Raising Awareness of Kidney Disease: Thoughts From A Kidney Nurse

awareness of kidney disease

Today is World Kidney Day! In honor of this special day, I thought I would share my thoughts about kidneys and also raise awareness of kidney disease and failure. I worry about my kidneys a lot. Probably more than the average person (the average person might not even know what the kidneys do). This is because I have seen first hand how important they are to our overall health as a Registered Nurse.

Kidney Disease is a serious health problem that most people do not know about until it strikes them. If it weren’t for modern technology, people could not live with kidney failure. It is a very serious problem that most people don’t realize is such a problem until it is too late.

Kidneys are amazing but fragile

Kidneys are super filters of the bloodstream. They filter out toxins from the body. They also remove excess water from the body and ensure that electrolytes are in balance

Kidneys are made up of microscopic units called glomeruli. Because they are so small, they are also very fragile. Large molecules like protein and sugar are hard for them to process for extended amounts of time. High or low blood pressure also affects them. And the list goes on. Nearly every other medical condition affects the kidneys.

What causes kidney failure?

Diabetes and hypertension(high blood pressure) are the leading causes of kidney failure. There are also a lot of other risk factors for kidney failure. Drugs, NSAIDs(like Ibuprofen), cigarettes, drinking cola(really?!), UTI’s, kidney stones, intestinal disorders, advanced age, and the list goes on. As I already mentioned, many other medical conditions can affect the kidneys as well.

There Is NO cure

Yes, there are ways to manage kidney disease before it is “end-stage”, but once it is end stage a person must rely on “artificial kidneys” aka dialysis to survive. While this makes it possible to live, the quality of life of someone on dialysis is far worse than the average person. The kidneys are filtering your blood ALL day long. It is not possible for dialysis to be any match for a real kidney.

What is it like living with kidney failure?

From my experience, taking care of people with kidney failure, it is very hard living with kidney failure. I mean 2 of your vital organs are no longer doing what they are supposed to, and your body is not happy about it.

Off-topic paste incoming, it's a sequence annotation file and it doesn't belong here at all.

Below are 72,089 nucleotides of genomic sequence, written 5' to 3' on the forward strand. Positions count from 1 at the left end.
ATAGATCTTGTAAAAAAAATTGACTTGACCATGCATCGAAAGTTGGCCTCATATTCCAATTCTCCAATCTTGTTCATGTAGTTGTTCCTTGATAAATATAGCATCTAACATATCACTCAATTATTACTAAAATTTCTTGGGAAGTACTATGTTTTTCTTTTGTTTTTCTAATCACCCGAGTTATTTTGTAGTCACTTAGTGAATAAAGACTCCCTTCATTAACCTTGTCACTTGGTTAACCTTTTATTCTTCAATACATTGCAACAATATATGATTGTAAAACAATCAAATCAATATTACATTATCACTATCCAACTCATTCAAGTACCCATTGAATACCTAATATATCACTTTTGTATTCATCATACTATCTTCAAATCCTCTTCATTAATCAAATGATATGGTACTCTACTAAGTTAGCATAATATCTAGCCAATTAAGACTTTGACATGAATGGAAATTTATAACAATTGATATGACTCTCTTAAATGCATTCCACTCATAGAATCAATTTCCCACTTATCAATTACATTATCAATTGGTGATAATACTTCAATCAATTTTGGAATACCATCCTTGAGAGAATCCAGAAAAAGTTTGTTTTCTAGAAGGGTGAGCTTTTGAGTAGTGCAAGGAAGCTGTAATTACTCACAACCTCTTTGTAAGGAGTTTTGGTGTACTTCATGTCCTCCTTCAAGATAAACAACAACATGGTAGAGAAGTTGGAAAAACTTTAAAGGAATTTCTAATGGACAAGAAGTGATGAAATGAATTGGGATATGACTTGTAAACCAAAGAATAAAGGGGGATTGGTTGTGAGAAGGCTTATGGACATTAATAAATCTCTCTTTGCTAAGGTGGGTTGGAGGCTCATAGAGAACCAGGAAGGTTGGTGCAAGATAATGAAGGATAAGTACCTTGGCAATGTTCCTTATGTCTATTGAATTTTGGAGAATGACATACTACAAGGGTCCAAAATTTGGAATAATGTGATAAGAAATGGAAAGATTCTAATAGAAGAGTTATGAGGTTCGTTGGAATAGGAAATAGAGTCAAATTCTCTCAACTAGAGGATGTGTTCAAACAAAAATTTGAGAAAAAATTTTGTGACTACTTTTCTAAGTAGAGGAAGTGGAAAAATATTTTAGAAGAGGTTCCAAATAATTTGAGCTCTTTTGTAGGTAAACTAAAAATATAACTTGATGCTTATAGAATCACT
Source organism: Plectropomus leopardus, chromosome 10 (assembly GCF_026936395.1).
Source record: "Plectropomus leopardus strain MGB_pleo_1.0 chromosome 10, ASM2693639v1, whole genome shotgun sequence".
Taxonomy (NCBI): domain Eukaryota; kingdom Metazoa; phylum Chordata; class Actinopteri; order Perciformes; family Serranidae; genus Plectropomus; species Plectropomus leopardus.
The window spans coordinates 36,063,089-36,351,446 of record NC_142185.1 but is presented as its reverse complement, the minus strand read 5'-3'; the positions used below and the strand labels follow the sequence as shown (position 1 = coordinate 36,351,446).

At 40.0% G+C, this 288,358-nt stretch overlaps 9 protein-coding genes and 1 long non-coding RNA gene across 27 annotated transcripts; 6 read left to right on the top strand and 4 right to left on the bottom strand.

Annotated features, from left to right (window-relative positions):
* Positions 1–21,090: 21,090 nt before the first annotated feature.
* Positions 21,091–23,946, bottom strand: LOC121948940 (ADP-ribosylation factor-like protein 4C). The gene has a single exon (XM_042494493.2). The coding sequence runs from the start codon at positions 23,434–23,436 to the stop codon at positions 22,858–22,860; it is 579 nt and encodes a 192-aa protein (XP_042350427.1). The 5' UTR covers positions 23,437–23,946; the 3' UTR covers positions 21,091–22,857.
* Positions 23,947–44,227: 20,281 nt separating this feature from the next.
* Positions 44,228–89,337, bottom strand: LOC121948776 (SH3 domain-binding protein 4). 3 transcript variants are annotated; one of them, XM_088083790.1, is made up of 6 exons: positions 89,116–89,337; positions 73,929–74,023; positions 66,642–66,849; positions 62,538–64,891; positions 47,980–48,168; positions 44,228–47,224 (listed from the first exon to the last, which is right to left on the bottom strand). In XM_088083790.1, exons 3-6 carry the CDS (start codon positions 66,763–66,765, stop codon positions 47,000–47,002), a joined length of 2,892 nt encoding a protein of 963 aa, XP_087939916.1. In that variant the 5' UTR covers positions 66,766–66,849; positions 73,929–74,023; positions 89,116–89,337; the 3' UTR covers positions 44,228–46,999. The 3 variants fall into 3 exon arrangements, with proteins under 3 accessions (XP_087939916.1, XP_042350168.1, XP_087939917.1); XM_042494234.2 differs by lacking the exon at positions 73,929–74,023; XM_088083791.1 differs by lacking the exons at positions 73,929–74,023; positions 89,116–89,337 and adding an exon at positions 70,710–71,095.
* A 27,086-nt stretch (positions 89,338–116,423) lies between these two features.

Their life surrounds upon dialysis

A person must have dialysis regularly in order to live. It is performed either nightly/throughout the day(at home) via the abdomen or 3 times a week for 3-4 hours(at a center) via the bloodstream. This is a time commitment! If they do not have their dialysis treatments regularly they will have serious problems often requiring hospitalization. Even with dialysis a person never feels “normal”.

They are often “fluid overloaded”.

As I mentioned the kidneys remove excess fluid from the body. When your kidneys aren’t working, this fluid instead builds up in your body. Sometimes it is around the lungs, sometimes it is in the feet/ankles and hands. Really, pretty much anywhere. This means that in order to keep the fluid from getting out of control, you may have to drink fewer fluids that a normal person.

Your blood pressure will become a HUGE issue(if it wasn’t already), because of this excess fluid. Your kidneys help regulate blood pressure, but when they aren’t working, it can go haywire.

They must follow a special diet to keep electrolytes in balance

This means low sodium and protein. Often times potassium and phosphorus must be limited as well. Potassium is very significant because when it is high or low, it can affect your heart causing dysrhythmias. What you eat directly affects the electrolytes in your system since you no longer have kidneys to regulate them.

You have an added appendage(sort of)

In order to receive dialysis, you must have some sort of access. I won’t bore you with details but you either have to have some sort of artificial catheter on your stomach or chest, or what called an arteriovenous fistula. Basically, it’s this funny blob on your arm that has its own pulse.

But what about kidney transplants?

Okay, the fact that you can have someone else’s organ in your body and have it work is incredibly cool. It comes with its own set of problems though. Remember your old friend, your immune system? Well, it doesn’t like that other person’s kidney. Once you have a kidney transplant you must take anti-rejection medications. These medications, essentially trick your immune system so that it won’t attack that new kidney. These are nasty medications that have a myriad of side effects. Also, it’s not good to suppress your immune system. It makes you susceptible to a whole host of bad illnesses. While many people go on to live, happy, mostly healthy lives, many are riddled with health problems that are possibly worse than before the kidney transplant. Oh and that transplant can’t last forever. The average is about 20 years, which is awesome, but not a lifetime by any means.

So, what’s the moral of the story?

Be aware of your kidneys! Pay attention to your bathroom habits. Get regular blood work at your doctor’s office. If you have high blood pressure or diabetes, you need to manage them, and monitor your kidneys more closely! While my worrying may be a bit excessive, it is helping me be more healthy and aware of my body. And yes, there are other, more serious health conditions. But kidney disease seems to be a very common problem that most are not aware of until it is too late. As a nurse, I feel like it is my responsibility to teach people the importance of taking care of our bodies. Stay tuned for another post about how we can keep our kidneys healthy. I am excited to be able to share this message about kidneys on World Kidney Day!

 

 

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